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### Topic: LOD calculating from 10 blanks  (Read 1059 times)

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##### LOD calculating from 10 blanks
« on: September 01, 2021, 10:18:53 AM »
I don't understand very well how to calculate the LOD  having 10 blanks (matrix without the analyte).

The formula I know is :
LOD = X + 3s

Now X should be the mean  concentration of 10 blanks
3s the standard deviation

BUt my doubt is that LOD is expressed with concentration... in my formula I have the signal instead : so I should find the corresponding concentration that gives the signal X.

But how can I do this?
With a calibration curve?  Do I have to put in these calibrators also the analyte??  And the matrix should be the same I have in the blanks? or for calibrators can I use only the analyte and a solvent

THanks

#### Corribus

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##### Re: LOD calculating from 10 blanks
« Reply #1 on: September 01, 2021, 02:02:16 PM »
Obviously, you need a calibration curve to convert the signal axis to a concentration axis.

It bears also mentioning that the LOD value needs to be defined for a certain confidence interval, which will determine both the number of blank replicates and the multiplier. 10 blanks and a multiplier of 3 is a commonly used quick rule of thumb, but actual multipliers should be determined by statistical t-tests using a desired confidence level and degrees of freedom, and specific organizations may require higher or lower confidence intervals for certain applications or methods. Certain assumptions are also implicit, such as a linear relationship between the signal and concentration, Gaussian distribution of the data points about the mean, and so forth. Finally, note that the LOD can change depending on how the blanks are treated. E.g., detection limits calculated from method blanks vs. instrument blanks are completely different things. I'm also sure you know that the limit of detection does not imply that a measured quantitative value is accurate or reliable at the LOD value, but it doesn't hurt to state it as a reminder.

Unfortunately these analytical terms are not frequently well-defined, and people often use the "10 blanks, multiplier of 3" rule of thumb without understanding where it comes from or what it means statistically. I think for most "casual" use (basic research, e.g.) it doesn't matter a whole lot but if you're doing analysis with regulatory or legal implications, and you're anywhere near the limits of your method in terms of analyte concentration, you can't ignore those kinds of things.
What men are poets who can speak of Jupiter if he were like a man, but if he is an immense spinning sphere of methane and ammonia must be silent?  - Richard P. Feynman

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##### Re: LOD calculating from 10 blanks
« Reply #2 on: September 01, 2021, 03:21:50 PM »
Obviously, you need a calibration curve to convert the signal axis to a concentration axis.

It bears also mentioning that the LOD value needs to be defined for a certain confidence interval, which will determine both the number of blank replicates and the multiplier. 10 blanks and a multiplier of 3 is a commonly used quick rule of thumb, but actual multipliers should be determined by statistical t-tests using a desired confidence level and degrees of freedom, and specific organizations may require higher or lower confidence intervals for certain applications or methods. Certain assumptions are also implicit, such as a linear relationship between the signal and concentration, Gaussian distribution of the data points about the mean, and so forth. Finally, note that the LOD can change depending on how the blanks are treated. E.g., detection limits calculated from method blanks vs. instrument blanks are completely different things. I'm also sure you know that the limit of detection does not imply that a measured quantitative value is accurate or reliable at the LOD value, but it doesn't hurt to state it as a reminder.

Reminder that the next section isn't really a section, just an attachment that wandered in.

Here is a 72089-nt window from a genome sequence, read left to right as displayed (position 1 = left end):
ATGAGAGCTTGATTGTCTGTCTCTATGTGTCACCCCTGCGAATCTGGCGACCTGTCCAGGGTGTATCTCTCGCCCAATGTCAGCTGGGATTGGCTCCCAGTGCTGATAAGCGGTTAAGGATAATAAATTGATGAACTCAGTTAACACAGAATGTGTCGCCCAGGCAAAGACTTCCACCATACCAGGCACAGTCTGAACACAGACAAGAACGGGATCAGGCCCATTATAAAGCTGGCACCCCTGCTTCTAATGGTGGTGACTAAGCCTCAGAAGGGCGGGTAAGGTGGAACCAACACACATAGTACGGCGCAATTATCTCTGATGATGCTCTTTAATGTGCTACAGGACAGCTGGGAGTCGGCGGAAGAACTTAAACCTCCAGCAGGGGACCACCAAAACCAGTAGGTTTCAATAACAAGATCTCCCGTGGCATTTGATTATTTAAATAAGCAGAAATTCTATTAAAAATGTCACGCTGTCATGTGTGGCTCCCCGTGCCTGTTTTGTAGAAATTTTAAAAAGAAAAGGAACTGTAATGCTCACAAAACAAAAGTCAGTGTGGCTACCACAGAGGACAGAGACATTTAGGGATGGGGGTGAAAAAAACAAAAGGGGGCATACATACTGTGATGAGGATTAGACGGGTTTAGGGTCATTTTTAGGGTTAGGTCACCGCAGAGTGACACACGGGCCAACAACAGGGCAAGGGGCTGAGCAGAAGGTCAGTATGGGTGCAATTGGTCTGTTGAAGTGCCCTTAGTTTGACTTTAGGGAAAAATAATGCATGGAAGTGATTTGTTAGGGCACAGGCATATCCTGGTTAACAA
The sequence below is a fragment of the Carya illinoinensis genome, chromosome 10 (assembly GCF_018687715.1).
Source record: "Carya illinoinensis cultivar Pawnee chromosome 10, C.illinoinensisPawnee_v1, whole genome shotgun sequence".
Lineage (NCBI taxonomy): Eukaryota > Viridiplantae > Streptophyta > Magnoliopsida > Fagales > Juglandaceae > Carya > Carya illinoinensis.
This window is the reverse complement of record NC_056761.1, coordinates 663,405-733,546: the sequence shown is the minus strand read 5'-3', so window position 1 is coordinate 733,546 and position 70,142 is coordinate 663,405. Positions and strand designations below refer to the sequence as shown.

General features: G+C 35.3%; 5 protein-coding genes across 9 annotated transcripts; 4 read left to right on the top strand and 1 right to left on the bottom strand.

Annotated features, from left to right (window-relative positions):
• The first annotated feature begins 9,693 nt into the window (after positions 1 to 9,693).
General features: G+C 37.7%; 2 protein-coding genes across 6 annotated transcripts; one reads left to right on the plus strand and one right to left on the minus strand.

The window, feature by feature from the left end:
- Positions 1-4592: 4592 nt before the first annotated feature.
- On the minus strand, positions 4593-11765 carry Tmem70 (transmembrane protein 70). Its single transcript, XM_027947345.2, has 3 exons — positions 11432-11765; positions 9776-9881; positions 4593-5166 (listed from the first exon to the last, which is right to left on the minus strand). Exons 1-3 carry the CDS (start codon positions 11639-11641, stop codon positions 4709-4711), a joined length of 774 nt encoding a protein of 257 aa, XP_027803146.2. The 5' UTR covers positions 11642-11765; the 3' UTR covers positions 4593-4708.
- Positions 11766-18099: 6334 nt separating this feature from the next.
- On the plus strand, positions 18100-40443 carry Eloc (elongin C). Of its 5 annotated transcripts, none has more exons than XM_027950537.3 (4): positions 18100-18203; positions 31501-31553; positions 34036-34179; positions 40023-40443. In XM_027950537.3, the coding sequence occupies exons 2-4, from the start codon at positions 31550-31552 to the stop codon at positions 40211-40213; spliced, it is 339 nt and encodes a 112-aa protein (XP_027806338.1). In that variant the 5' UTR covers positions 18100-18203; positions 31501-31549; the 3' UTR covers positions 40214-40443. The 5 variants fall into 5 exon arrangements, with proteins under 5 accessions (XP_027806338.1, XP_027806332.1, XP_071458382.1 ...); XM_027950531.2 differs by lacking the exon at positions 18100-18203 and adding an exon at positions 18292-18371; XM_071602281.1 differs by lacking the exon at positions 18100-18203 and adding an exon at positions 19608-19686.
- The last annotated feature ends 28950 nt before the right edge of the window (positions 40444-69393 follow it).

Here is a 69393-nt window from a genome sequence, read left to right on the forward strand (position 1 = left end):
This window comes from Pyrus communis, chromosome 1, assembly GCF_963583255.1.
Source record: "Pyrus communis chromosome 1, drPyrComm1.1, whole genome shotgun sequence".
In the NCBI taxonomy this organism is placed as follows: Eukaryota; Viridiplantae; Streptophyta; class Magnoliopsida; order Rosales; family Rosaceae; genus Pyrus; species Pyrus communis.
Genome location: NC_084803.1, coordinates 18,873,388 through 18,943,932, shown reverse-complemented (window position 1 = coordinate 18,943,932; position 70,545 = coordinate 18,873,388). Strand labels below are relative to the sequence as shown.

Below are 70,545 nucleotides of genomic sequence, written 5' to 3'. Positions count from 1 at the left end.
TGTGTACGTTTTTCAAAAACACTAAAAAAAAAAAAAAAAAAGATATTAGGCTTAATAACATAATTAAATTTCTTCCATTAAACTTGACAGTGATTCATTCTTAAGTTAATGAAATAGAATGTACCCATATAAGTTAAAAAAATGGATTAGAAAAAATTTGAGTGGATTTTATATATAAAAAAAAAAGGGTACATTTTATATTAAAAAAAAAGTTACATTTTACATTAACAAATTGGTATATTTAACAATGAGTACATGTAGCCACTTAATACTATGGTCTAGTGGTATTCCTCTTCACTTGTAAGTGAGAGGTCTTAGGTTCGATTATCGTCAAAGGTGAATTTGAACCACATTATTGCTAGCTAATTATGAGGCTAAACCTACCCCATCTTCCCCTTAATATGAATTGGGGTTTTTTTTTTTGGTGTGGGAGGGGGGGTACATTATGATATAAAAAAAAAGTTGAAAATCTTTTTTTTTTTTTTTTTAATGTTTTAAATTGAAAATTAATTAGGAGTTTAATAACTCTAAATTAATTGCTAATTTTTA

Unfortunately these analytical terms are not frequently well-defined, and people often use the "10 blanks, multiplier of 3" rule of thumb without understanding where it comes from or what it means statistically. I think for most "casual" use (basic research, e.g.) it doesn't matter a whole lot but if you're doing analysis with regulatory or legal implications, and you're anywhere near the limits of your method in terms of analyte concentration, you can't ignore those kinds of things.

thanks Corribus.

But how could I draw the calibration curve?

Are the calibrators   (which they cointain the analyte) at different concentrations  prepared using the same matrix that I have used in the 10 blanks?  Or I have to set up a solution with an analyte and solvent  but nothing more ( so very weak matrix effect compared with the matrix I have in the 10 "sperimental" blankk)

thanks

#### Corribus

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##### Re: LOD calculating from 10 blanks
« Reply #3 on: September 01, 2021, 09:53:36 PM »
Yes you would prepare several concentration standards in the same matrix your blanks are in, preferably over the same concentration range you will measuring with your method. Minimum of 3, weighted if appropriate.
What men are poets who can speak of Jupiter if he were like a man, but if he is an immense spinning sphere of methane and ammonia must be silent?  - Richard P. Feynman

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##### Re: LOD calculating from 10 blanks
« Reply #4 on: September 02, 2021, 04:55:35 AM »
Yes you would prepare several concentration standards in the same matrix your blanks are in, preferably over the same concentration range you will measuring with your method. Minimum of 3, weighted if appropriate.

thaaaanks Corribus